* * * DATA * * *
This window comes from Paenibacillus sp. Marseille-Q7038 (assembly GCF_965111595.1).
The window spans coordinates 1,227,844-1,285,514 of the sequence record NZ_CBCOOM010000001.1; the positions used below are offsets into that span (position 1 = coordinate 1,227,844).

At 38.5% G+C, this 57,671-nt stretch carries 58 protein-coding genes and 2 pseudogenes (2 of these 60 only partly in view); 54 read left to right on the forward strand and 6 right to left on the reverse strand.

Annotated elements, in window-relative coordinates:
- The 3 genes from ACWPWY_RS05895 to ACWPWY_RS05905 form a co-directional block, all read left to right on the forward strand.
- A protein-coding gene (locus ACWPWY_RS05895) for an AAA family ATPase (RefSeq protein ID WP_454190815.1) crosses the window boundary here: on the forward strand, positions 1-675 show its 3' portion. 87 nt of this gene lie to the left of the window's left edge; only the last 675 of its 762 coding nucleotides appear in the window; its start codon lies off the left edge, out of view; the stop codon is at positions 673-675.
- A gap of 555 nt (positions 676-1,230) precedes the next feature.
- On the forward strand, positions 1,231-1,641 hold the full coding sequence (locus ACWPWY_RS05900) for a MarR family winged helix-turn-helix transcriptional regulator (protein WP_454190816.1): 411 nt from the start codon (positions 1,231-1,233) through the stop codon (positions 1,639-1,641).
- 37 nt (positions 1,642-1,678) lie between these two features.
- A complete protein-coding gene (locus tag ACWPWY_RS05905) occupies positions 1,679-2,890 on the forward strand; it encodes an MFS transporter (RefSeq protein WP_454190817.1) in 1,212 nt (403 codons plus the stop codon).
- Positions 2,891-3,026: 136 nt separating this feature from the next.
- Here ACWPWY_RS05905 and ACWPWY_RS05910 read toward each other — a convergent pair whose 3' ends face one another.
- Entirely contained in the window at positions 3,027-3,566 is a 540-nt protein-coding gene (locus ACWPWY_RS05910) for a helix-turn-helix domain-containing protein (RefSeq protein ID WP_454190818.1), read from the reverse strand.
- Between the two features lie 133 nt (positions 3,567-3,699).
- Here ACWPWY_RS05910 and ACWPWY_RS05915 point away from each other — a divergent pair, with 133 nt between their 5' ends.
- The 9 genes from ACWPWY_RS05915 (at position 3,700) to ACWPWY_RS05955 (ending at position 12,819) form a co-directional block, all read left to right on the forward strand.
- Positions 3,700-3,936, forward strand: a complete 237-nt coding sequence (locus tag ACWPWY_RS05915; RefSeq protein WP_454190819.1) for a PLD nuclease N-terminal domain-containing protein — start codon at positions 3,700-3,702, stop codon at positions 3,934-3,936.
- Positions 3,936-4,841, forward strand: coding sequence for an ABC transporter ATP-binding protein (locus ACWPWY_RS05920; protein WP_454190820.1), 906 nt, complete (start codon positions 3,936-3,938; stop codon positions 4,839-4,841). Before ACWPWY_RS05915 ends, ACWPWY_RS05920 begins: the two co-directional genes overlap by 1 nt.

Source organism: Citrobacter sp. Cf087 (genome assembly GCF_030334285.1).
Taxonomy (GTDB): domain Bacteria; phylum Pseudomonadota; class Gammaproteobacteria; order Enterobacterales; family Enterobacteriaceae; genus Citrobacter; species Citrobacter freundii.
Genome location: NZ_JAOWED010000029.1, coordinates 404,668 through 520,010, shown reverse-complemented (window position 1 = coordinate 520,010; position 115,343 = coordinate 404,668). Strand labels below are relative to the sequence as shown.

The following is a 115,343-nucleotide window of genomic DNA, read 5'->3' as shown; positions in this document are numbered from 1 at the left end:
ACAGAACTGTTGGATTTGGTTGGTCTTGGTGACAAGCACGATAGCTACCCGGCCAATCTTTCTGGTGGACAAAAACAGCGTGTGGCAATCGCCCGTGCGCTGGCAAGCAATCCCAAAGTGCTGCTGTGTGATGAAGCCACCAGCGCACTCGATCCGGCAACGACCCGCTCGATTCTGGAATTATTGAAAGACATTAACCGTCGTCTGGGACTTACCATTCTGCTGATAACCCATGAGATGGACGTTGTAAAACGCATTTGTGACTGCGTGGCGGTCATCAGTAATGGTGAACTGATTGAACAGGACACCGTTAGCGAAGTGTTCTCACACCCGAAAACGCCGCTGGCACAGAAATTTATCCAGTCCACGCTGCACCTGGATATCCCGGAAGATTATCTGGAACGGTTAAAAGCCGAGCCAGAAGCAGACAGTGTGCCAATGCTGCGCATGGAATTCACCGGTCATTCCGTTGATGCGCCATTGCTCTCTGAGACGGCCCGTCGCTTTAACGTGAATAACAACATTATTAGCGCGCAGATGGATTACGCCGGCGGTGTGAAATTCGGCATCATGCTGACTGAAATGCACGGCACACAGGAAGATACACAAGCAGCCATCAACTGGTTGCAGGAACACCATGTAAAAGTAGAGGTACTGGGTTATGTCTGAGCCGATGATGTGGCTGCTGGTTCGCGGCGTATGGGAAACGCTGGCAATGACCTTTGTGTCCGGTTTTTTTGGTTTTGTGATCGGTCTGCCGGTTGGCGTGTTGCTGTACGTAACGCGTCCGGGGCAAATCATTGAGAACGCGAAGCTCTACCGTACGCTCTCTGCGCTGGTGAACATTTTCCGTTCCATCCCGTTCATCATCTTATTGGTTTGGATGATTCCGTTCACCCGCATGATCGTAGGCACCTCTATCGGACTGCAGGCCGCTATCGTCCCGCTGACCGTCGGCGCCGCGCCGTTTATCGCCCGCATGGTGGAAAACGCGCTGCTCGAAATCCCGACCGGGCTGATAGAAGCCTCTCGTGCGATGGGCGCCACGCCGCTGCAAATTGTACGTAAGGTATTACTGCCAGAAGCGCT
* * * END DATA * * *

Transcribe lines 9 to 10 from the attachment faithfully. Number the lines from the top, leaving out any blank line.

- 37 nt (positions 1,642-1,678) lie between these two features.
- A complete protein-coding gene (locus tag ACWPWY_RS05905) occupies positions 1,679-2,890 on the forward strand; it encodes an MFS transporter (RefSeq protein WP_454190817.1) in 1,212 nt (403 codons plus the stop codon).